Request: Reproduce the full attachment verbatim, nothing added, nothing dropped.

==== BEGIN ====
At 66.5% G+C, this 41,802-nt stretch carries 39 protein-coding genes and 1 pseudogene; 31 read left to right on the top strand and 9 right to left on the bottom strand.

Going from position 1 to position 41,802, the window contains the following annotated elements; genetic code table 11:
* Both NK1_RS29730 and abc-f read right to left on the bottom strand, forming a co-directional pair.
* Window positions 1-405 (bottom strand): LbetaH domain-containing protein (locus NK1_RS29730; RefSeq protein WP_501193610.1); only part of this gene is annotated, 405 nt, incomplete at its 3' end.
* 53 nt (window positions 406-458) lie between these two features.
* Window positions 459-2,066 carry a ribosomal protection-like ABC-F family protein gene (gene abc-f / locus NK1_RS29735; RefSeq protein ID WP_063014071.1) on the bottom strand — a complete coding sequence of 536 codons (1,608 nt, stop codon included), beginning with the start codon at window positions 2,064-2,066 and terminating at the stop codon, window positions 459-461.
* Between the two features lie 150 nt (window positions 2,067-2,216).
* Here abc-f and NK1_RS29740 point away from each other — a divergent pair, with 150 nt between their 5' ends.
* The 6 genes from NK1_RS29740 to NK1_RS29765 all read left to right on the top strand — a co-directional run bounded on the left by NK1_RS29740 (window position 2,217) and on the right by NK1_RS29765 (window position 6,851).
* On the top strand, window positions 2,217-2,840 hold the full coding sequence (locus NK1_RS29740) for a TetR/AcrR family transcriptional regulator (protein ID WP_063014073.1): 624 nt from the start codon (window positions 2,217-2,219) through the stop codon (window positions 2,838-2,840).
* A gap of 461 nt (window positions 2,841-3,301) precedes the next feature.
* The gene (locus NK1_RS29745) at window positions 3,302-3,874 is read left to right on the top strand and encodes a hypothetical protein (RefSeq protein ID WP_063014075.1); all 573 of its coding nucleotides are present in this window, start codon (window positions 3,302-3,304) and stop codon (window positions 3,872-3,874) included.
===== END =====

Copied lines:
At 66.5% G+C, this 41,802-nt stretch carries 39 protein-coding genes and 1 pseudogene; 31 read left to right on the top strand and 9 right to left on the bottom strand.

Going from position 1 to position 41,802, the window contains the following annotated elements; genetic code table 11:
* Both NK1_RS29730 and abc-f read right to left on the bottom strand, forming a co-directional pair.
* Window positions 1-405 (bottom strand): LbetaH domain-containing protein (locus NK1_RS29730; RefSeq protein WP_501193610.1); only part of this gene is annotated, 405 nt, incomplete at its 3' end.
* 53 nt (window positions 406-458) lie between these two features.
* Window positions 459-2,066 carry a ribosomal protection-like ABC-F family protein gene (gene abc-f / locus NK1_RS29735; RefSeq protein ID WP_063014071.1) on the bottom strand — a complete coding sequence of 536 codons (1,608 nt, stop codon included), beginning with the start codon at window positions 2,064-2,066 and terminating at the stop codon, window positions 459-461.
* Between the two features lie 150 nt (window positions 2,067-2,216).
* Here abc-f and NK1_RS29740 point away from each other — a divergent pair, with 150 nt between their 5' ends.
* The 6 genes from NK1_RS29740 to NK1_RS29765 all read left to right on the top strand — a co-directional run bounded on the left by NK1_RS29740 (window position 2,217) and on the right by NK1_RS29765 (window position 6,851).
* On the top strand, window positions 2,217-2,840 hold the full coding sequence (locus NK1_RS29740) for a TetR/AcrR family transcriptional regulator (protein ID WP_063014073.1): 624 nt from the start codon (window positions 2,217-2,219) through the stop codon (window positions 2,838-2,840).
* A gap of 461 nt (window positions 2,841-3,301) precedes the next feature.
* The gene (locus NK1_RS29745) at window positions 3,302-3,874 is read left to right on the top strand and encodes a hypothetical protein (RefSeq protein ID WP_063014075.1); all 573 of its coding nucleotides are present in this window, start codon (window positions 3,302-3,304) and stop codon (window positions 3,872-3,874) included.